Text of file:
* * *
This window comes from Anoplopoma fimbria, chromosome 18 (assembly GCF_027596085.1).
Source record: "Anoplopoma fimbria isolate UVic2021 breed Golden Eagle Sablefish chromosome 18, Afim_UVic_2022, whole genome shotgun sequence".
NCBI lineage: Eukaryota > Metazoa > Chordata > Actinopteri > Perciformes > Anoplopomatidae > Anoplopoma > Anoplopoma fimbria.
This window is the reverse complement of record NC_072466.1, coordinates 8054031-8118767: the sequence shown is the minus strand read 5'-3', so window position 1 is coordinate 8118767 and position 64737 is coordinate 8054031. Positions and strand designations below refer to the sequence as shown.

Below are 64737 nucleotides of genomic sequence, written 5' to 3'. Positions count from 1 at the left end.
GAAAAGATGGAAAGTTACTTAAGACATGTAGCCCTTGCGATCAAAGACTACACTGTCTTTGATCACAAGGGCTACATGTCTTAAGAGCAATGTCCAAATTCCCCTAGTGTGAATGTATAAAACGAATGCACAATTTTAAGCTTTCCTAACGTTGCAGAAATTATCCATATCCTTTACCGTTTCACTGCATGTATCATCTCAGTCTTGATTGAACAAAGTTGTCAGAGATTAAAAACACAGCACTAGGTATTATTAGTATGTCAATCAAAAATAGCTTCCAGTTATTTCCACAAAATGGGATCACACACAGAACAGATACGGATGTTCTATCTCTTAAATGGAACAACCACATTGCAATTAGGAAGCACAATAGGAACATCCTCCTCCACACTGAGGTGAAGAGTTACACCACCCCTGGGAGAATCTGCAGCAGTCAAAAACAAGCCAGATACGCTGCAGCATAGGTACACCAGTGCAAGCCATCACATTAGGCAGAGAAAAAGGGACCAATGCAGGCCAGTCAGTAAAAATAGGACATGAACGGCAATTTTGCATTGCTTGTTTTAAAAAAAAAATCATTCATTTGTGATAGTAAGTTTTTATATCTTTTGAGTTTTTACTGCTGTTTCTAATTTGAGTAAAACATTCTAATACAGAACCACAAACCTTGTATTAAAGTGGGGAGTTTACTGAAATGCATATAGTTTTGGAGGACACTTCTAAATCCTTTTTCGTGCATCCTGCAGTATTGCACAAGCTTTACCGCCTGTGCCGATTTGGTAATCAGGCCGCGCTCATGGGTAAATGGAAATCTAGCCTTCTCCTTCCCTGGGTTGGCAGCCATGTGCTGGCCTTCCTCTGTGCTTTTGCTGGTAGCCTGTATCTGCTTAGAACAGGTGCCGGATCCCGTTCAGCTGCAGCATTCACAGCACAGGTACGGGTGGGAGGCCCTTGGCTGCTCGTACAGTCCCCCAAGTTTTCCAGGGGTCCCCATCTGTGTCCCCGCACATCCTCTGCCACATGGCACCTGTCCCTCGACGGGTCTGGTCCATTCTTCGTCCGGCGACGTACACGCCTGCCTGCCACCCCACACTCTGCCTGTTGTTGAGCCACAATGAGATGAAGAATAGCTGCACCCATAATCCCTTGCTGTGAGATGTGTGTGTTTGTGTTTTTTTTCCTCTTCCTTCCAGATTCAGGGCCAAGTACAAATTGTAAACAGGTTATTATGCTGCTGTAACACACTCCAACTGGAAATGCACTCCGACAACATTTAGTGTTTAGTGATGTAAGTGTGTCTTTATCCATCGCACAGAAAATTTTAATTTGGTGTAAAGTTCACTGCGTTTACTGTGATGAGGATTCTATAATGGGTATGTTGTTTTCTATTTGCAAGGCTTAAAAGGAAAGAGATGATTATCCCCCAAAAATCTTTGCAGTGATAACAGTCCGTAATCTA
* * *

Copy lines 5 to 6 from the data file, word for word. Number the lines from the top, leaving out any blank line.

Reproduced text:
Below are 64737 nucleotides of genomic sequence, written 5' to 3'. Positions count from 1 at the left end.
GAAAAGATGGAAAGTTACTTAAGACATGTAGCCCTTGCGATCAAAGACTACACTGTCTTTGATCACAAGGGCTACATGTCTTAAGAGCAATGTCCAAATTCCCCTAGTGTGAATGTATAAAACGAATGCACAATTTTAAGCTTTCCTAACGTTGCAGAAATTATCCATATCCTTTACCGTTTCACTGCATGTATCATCTCAGTCTTGATTGAACAAAGTTGTCAGAGATTAAAAACACAGCACTAGGTATTATTAGTATGTCAATCAAAAATAGCTTCCAGTTATTTCCACAAAATGGGATCACACACAGAACAGATACGGATGTTCTATCTCTTAAATGGAACAACCACATTGCAATTAGGAAGCACAATAGGAACATCCTCCTCCACACTGAGGTGAAGAGTTACACCACCCCTGGGAGAATCTGCAGCAGTCAAAAACAAGCCAGATACGCTGCAGCATAGGTACACCAGTGCAAGCCATCACATTAGGCAGAGAAAAAGGGACCAATGCAGGCCAGTCAGTAAAAATAGGACATGAACGGCAATTTTGCATTGCTTGTTTTAAAAAAAAAATCATTCATTTGTGATAGTAAGTTTTTATATCTTTTGAGTTTTTACTGCTGTTTCTAATTTGAGTAAAACATTCTAATACAGAACCACAAACCTTGTATTAAAGTGGGGAGTTTACTGAAATGCATATAGTTTTGGAGGACACTTCTAAATCCTTTTTCGTGCATCCTGCAGTATTGCACAAGCTTTACCGCCTGTGCCGATTTGGTAATCAGGCCGCGCTCATGGGTAAATGGAAATCTAGCCTTCTCCTTCCCTGGGTTGGCAGCCATGTGCTGGCCTTCCTCTGTGCTTTTGCTGGTAGCCTGTATCTGCTTAGAACAGGTGCCGGATCCCGTTCAGCTGCAGCATTCACAGCACAGGTACGGGTGGGAGGCCCTTGGCTGCTCGTACAGTCCCCCAAGTTTTCCAGGGGTCCCCATCTGTGTCCCCGCACATCCTCTGCCACATGGCACCTGTCCCTCGACGGGTCTGGTCCATTCTTCGTCCGGCGACGTACACGCCTGCCTGCCACCCCACACTCTGCCTGTTGTTGAGCCACAATGAGATGAAGAATAGCTGCACCCATAATCCCTTGCTGTGAGATGTGTGTGTTTGTGTTTTTTTTCCTCTTCCTTCCAGATTCAGGGCCAAGTACAAATTGTAAACAGGTTATTATGCTGCTGTAACACACTCCAACTGGAAATGCACTCCGACAACATTTAGTGTTTAGTGATGTAAGTGTGTCTTTATCCATCGCACAGAAAATTTTAATTTGGTGTAAAGTTCACTGCGTTTACTGTGATGAGGATTCTATAATGGGTATGTTGTTTTCTATTTGCAAGGCTTAAAAGGAAAGAGATGATTATCCCCCAAAAATCTTTGCAGTGATAACAGTCCGTAATCTA